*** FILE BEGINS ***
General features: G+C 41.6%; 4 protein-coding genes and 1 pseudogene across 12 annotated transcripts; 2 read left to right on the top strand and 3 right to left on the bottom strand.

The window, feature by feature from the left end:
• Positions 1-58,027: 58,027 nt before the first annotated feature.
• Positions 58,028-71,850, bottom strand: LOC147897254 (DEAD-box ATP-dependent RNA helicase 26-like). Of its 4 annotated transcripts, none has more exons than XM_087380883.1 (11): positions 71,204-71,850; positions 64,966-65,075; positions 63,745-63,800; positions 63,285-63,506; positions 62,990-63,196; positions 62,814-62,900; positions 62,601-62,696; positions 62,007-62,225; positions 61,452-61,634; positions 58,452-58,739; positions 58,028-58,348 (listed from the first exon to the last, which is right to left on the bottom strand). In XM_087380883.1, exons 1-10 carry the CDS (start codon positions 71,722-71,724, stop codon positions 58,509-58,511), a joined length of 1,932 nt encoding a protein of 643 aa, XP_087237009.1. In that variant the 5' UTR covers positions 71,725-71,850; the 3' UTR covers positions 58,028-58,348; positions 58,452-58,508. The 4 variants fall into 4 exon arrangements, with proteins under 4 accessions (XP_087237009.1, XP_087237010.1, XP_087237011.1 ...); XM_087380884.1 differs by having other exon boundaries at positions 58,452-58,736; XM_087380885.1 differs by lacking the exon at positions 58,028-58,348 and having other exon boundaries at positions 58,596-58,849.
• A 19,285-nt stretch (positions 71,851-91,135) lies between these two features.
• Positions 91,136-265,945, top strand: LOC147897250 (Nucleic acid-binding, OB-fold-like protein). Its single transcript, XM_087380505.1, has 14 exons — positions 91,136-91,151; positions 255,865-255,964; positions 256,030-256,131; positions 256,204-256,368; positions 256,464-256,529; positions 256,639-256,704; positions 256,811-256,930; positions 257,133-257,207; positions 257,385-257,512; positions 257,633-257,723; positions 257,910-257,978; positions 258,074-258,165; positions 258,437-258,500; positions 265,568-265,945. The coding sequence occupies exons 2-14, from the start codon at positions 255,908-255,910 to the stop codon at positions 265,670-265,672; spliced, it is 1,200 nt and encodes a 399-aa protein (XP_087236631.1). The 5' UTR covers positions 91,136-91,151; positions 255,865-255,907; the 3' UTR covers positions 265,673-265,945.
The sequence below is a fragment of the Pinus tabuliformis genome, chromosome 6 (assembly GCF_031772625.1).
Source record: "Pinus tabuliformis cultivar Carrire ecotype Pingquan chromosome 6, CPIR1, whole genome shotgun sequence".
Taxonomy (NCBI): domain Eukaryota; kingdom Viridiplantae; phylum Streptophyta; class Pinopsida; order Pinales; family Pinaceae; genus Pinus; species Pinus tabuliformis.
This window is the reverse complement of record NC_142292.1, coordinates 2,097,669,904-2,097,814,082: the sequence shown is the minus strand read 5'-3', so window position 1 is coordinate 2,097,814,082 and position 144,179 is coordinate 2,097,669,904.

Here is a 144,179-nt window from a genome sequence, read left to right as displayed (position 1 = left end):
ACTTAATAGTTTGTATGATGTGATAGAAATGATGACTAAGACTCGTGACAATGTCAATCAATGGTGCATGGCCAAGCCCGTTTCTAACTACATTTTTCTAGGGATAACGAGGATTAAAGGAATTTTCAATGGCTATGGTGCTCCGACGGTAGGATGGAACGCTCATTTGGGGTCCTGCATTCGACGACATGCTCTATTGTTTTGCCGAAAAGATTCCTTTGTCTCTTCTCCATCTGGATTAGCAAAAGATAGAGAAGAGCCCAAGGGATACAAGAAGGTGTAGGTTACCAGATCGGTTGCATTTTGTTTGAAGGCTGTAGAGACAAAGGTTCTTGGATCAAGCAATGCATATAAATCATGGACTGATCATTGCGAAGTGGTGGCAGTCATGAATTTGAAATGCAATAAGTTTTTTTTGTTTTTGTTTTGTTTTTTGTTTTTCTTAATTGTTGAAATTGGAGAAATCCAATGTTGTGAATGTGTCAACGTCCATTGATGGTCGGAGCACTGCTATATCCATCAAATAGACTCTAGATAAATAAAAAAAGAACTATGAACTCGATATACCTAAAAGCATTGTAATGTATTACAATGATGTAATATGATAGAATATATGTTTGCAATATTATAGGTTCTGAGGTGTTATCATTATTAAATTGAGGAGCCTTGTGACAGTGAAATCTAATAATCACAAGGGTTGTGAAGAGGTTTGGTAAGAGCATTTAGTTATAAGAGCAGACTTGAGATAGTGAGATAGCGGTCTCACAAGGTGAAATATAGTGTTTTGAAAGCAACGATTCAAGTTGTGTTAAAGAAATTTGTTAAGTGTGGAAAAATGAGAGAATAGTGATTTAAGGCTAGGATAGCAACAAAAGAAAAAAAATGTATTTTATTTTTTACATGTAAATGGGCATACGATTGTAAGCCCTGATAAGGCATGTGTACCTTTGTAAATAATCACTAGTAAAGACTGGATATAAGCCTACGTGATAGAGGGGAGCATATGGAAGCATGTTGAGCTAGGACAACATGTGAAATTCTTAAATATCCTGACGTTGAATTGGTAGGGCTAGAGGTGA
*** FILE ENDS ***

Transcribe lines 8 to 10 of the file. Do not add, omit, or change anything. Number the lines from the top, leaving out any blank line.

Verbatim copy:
Source record: "Pinus tabuliformis cultivar Carrire ecotype Pingquan chromosome 6, CPIR1, whole genome shotgun sequence".
Taxonomy (NCBI): domain Eukaryota; kingdom Viridiplantae; phylum Streptophyta; class Pinopsida; order Pinales; family Pinaceae; genus Pinus; species Pinus tabuliformis.
This window is the reverse complement of record NC_142292.1, coordinates 2,097,669,904-2,097,814,082: the sequence shown is the minus strand read 5'-3', so window position 1 is coordinate 2,097,814,082 and position 144,179 is coordinate 2,097,669,904.